The ongoing political crisis in Honduras is drawing attention from Cuban-Americans in Miami, who are concerned about the spread of leftist governments in Latin American. Cuban exiles are backing the de facto government, even as Washington supports the ousted Honduran president.
Collecting food and medical supplies is a common tool for many Cuban-Americans to offer person-to-person assistance to people on the island. Community leaders say donating basic goods like milk powder and aspirin, which can be scarce in Cuba, has a major impact for Cuban families struggling to survive under Communist rule.
A new call for donations, however, is focusing on a different community altogether. Silvia Iriondo is president of the group Mothers and Women against Repression in Cuba.
Iriondo says her group wants to stop Honduras from suffering the same fate as Cuba, and it is seeking to defend democracy in Latin America.
Iriondo and other Cuban-American activists are collecting food, medical supplies and financial donations to aid Hondurans, and show support for the nation's de facto government. Organizers say many Hondurans are hurting since foreign aid groups have suspended assistance in response to the ouster of leftist President Manuel Zelaya in June. The United States has blocked more than $30 million to Honduras, and says it will withhold up to $200 million unless Mr. Zelaya is returned to office.
Cuban-American leaders agree with supporters of the de facto government, who say Mr. Zelaya was seeking to cling to office and impose a socialist regime. Cuban-American doctor Armando Quirantes is helping to organize donations for Honduras.
Quirantes cites allegations that Venezuela and other leftist leaders have sent mercenaries to Honduras to undermine the de facto government of President Roberto Micheletti. Mr. Micheletti has made similar claims about foreign and domestic troublemakers to defend his decision to suspend some civil rights.
Some Hondurans say the concerns about foreign intervention started under Mr. Zelaya. Miami-based businessman Gerardo Padilla says many people were taken aback by the ousted leader's foreign policy goals.
Padilla said there was a fear the country would become socialist especially after Mr. Zelaya made a speech saying Cuban and Venezuelan teachers were coming to the country to teach children what the term "socialism" meant.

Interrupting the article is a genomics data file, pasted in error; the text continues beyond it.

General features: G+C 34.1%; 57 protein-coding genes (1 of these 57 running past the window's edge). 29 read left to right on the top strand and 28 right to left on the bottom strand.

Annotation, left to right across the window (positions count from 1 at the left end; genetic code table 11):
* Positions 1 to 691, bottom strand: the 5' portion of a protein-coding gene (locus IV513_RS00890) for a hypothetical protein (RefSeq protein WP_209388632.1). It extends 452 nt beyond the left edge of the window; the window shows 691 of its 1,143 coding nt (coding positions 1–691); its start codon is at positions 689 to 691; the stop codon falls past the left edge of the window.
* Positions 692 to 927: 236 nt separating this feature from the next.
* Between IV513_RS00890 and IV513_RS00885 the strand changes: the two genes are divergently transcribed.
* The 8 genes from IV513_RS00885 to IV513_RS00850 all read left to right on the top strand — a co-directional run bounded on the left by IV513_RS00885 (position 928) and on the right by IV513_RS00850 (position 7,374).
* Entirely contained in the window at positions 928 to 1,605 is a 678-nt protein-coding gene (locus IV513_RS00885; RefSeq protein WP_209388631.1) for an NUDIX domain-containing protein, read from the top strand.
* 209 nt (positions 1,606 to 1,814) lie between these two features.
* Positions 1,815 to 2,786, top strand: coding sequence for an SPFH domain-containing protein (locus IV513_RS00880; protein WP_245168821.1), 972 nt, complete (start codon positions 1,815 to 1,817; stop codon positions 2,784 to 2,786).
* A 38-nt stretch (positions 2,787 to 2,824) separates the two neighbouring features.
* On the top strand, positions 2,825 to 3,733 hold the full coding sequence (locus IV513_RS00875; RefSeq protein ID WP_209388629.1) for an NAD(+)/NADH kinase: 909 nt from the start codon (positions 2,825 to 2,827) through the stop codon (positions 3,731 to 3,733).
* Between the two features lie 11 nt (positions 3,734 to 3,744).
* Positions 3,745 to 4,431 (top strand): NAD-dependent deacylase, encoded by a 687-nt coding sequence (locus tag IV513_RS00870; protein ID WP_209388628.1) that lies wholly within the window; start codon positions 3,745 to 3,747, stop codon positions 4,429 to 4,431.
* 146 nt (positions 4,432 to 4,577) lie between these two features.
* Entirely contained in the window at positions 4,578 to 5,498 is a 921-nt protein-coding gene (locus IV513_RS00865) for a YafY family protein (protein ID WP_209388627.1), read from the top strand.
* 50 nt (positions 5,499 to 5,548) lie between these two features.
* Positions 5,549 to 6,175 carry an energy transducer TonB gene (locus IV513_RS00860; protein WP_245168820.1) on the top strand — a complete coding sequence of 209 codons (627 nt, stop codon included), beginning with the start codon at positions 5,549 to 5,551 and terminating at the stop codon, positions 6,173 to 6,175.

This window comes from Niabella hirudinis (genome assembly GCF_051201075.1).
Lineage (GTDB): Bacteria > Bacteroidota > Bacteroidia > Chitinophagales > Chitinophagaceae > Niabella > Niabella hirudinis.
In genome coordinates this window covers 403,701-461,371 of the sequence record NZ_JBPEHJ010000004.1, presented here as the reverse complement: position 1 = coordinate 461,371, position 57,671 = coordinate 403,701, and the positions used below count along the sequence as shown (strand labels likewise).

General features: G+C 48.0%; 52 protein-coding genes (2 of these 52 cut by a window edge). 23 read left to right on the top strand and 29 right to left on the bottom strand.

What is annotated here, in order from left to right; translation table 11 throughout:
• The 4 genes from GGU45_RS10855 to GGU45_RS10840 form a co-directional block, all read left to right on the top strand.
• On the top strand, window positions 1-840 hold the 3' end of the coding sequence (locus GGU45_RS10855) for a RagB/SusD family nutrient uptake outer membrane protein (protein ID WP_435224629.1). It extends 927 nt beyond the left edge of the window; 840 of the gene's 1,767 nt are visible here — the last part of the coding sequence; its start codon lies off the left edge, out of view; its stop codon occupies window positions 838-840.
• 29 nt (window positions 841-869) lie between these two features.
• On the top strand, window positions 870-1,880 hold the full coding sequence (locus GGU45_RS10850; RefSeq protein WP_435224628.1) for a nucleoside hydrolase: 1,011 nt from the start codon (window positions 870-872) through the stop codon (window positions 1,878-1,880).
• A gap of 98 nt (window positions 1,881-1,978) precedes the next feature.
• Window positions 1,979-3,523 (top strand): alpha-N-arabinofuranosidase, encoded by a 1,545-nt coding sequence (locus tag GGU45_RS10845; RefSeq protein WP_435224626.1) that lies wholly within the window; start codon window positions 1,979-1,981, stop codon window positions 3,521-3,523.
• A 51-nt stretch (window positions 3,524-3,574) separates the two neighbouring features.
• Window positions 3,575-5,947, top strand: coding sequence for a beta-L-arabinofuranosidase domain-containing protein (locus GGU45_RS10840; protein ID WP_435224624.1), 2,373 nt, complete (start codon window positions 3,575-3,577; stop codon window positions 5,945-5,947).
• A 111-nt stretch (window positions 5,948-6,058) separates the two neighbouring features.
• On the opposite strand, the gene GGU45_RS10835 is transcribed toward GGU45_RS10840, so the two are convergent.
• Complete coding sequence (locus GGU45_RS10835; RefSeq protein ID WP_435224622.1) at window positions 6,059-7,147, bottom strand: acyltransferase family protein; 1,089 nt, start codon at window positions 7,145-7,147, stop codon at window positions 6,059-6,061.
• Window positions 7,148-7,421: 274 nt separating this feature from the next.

To some, the crisis in Honduras recalls memories of Cold War battles pitting the United States and its allies against the spread of leftist groups in Central America. Larry Birns directs the Washington think-tank Council on Hemispheric Affairs.
"Micheletti really feels he is the sentinel at the gate, and that he is representing Western values," he said.
Birns says the strategy has failed for Micheletti, however, because liberal and conservative governments across the hemisphere have given unanimous support to ousted President Zelaya.
Still, some in Washington are reaching out to Mr. Micheletti. The de facto leader has hosted a string of Republican lawmakers, including some of the harshest critics of Cuba and Venezuela. After a recent trip to Tegucigalpa, Miami Representative Ileana Ros-Lehtinen called on U.S. President Barack Obama to review his policy toward the crisis.
There is no surprise that conservatives and President Obama disagree on the Honduran crisis, says Vicki Gass of the non-profit group Washington Office on Latin America. But she fears the Republican stance is driven more by Washington politics than genuine concern for Honduras.
"The issue is Obama and his policy of multilateralism and his foreign policy. They [Republicans] are looking for anything to hit him over the head with," she said.
Mr. Obama and many European governments are warning they will not recognize November elections in Honduras, if the de facto government remains in power. Ros-Lehtinen has said the U.S. policy is undermining the vote, when it should be doing more to resolve the political crisis.
Negotiators for Mr. Zelaya and Mr. Micheletti have been meeting for more than two weeks, but have yet to reach a deal about who will preside over the upcoming vote.